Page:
From R.J. Anderson at CBS Sports on August 15, 2017:
In the 14 years since the publication of Moneyball, baseball’s fascination with numbers has become a well-known condition. Teams are using complex mechanisms to evaluate players, and. You can’t dust a general manager’s shelf without numbers flying all over the place.
The ongoing data revolution has obscured a simple fact. With teams receiving improved information, their greatest competitive advantage is perhaps no longer over one another. Rather, the information gulf now resides between the teams and the players — or, precisely, the players’ agents..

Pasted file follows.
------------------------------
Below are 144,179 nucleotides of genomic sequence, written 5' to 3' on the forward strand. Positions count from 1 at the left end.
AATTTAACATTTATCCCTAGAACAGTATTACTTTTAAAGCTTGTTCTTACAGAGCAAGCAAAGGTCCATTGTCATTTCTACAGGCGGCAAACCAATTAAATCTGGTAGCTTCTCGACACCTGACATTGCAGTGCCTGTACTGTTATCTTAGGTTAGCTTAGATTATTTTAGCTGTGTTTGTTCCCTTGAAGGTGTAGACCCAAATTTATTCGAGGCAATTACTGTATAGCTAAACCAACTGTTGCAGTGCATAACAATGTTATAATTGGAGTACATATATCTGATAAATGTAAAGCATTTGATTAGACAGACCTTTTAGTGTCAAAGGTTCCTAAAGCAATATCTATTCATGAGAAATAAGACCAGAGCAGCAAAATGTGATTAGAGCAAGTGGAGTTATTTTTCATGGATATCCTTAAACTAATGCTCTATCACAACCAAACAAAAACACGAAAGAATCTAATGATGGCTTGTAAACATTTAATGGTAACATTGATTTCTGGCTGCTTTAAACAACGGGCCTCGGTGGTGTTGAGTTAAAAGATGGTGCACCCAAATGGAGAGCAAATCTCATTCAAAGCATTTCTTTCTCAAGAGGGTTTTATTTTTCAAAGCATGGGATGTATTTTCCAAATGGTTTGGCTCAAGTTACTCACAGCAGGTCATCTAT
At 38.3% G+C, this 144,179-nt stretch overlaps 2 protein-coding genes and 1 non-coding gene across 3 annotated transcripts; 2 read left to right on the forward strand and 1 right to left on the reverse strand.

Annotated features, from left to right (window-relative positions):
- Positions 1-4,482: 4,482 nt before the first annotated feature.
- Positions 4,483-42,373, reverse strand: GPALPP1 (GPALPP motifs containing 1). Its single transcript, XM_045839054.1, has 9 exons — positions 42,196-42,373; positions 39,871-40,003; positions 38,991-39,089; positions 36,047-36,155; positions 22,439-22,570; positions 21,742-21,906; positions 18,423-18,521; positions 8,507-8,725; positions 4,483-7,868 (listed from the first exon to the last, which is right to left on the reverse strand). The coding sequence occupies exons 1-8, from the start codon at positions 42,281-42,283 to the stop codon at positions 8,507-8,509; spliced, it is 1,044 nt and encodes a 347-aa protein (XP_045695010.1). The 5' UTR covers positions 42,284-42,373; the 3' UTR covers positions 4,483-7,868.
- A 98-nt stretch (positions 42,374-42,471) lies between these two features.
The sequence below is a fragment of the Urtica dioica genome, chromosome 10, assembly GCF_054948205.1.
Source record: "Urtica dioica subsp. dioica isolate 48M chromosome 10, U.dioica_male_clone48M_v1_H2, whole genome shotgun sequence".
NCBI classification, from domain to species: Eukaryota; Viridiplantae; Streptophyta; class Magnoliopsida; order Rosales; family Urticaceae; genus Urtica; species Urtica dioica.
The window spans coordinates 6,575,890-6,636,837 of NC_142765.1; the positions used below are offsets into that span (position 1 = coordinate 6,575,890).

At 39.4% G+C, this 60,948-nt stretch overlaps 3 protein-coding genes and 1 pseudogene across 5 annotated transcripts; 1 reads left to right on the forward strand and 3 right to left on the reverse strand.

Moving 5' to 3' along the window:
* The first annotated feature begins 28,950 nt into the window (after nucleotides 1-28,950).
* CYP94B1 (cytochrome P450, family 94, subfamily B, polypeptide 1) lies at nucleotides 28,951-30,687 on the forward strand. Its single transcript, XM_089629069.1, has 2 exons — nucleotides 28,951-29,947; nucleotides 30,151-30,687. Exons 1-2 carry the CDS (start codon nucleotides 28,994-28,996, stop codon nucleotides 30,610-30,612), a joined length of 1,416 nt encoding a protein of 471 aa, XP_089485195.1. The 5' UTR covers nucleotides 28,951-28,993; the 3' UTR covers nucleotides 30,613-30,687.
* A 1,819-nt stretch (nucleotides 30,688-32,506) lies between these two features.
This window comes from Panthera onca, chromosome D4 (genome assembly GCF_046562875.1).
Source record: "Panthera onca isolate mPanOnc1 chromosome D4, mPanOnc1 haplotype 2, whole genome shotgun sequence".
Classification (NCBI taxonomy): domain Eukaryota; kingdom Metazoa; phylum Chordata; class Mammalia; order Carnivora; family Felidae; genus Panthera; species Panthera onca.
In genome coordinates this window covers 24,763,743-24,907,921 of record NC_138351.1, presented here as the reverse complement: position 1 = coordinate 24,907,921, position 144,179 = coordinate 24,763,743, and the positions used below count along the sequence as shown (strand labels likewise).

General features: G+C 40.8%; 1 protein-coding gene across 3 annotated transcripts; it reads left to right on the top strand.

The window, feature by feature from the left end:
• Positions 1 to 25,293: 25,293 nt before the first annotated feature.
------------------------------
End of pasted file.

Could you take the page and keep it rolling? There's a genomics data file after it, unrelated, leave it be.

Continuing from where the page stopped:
The agents know it, too.
“The intelligence level on that side has grown, and that’s the difference,” Octagon Baseball statistical analyst Rod Blunck told CBS Sports. “The effort that teams are making to know more about the sport is on a different level than the agents’ side.”
Originally published: August 15, 2017. Last Updated: August 15, 2017.